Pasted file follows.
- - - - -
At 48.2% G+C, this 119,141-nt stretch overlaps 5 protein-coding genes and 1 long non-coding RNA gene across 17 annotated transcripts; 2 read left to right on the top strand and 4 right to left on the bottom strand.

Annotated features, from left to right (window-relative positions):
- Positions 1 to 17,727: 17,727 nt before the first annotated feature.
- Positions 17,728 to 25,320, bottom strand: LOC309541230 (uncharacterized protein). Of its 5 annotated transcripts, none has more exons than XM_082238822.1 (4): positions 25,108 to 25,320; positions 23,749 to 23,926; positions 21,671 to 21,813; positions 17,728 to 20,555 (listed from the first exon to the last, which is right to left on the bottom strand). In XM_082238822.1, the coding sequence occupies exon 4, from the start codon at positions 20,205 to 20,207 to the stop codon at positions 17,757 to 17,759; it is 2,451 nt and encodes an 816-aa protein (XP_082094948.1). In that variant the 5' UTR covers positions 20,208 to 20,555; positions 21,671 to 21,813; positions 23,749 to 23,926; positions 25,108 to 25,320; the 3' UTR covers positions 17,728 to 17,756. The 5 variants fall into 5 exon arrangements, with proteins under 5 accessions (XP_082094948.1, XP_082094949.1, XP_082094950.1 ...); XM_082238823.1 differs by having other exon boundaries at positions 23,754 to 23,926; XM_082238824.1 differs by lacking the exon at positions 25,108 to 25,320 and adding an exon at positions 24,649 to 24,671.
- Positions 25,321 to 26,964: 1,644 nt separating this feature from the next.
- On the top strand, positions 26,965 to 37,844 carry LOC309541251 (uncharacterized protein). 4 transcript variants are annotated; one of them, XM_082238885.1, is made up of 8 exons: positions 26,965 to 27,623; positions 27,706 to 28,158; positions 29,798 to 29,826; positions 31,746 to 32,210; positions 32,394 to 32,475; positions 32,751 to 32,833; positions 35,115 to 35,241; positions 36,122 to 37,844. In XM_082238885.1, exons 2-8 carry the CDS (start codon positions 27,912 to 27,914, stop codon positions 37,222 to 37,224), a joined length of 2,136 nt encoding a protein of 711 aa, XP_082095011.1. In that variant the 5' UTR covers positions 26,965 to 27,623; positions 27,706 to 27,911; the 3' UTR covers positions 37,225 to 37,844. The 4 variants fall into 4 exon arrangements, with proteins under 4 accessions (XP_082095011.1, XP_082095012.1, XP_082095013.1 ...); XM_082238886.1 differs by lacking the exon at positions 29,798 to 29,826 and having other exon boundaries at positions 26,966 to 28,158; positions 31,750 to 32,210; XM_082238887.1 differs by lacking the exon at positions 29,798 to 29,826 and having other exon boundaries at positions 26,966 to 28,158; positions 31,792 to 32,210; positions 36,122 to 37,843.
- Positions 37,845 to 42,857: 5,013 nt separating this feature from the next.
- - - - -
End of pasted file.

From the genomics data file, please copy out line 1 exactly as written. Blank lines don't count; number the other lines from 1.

At 48.2% G+C, this 119,141-nt stretch overlaps 5 protein-coding genes and 1 long non-coding RNA gene across 17 annotated transcripts; 2 read left to right on the top strand and 4 right to left on the bottom strand.